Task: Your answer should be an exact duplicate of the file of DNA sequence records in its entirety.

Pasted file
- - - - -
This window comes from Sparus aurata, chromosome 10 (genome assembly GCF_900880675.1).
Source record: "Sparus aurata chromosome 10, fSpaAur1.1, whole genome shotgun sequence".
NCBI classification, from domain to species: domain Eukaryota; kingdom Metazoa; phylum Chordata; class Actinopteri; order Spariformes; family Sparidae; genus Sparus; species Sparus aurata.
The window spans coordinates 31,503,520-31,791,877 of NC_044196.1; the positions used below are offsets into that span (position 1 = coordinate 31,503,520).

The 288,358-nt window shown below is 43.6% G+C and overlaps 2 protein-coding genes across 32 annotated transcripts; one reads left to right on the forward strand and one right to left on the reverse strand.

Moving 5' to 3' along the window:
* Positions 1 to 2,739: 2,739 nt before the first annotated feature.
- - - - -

This window comes from Sparus aurata, chromosome 10 (genome assembly GCF_900880675.1).
Source record: "Sparus aurata chromosome 10, fSpaAur1.1, whole genome shotgun sequence".
NCBI classification, from domain to species: domain Eukaryota; kingdom Metazoa; phylum Chordata; class Actinopteri; order Spariformes; family Sparidae; genus Sparus; species Sparus aurata.
The window spans coordinates 31,503,520-31,791,877 of NC_044196.1; the positions used below are offsets into that span (position 1 = coordinate 31,503,520).

The 288,358-nt window shown below is 43.6% G+C and overlaps 2 protein-coding genes across 32 annotated transcripts; one reads left to right on the forward strand and one right to left on the reverse strand.

Moving 5' to 3' along the window:
* Positions 1 to 2,739: 2,739 nt before the first annotated feature.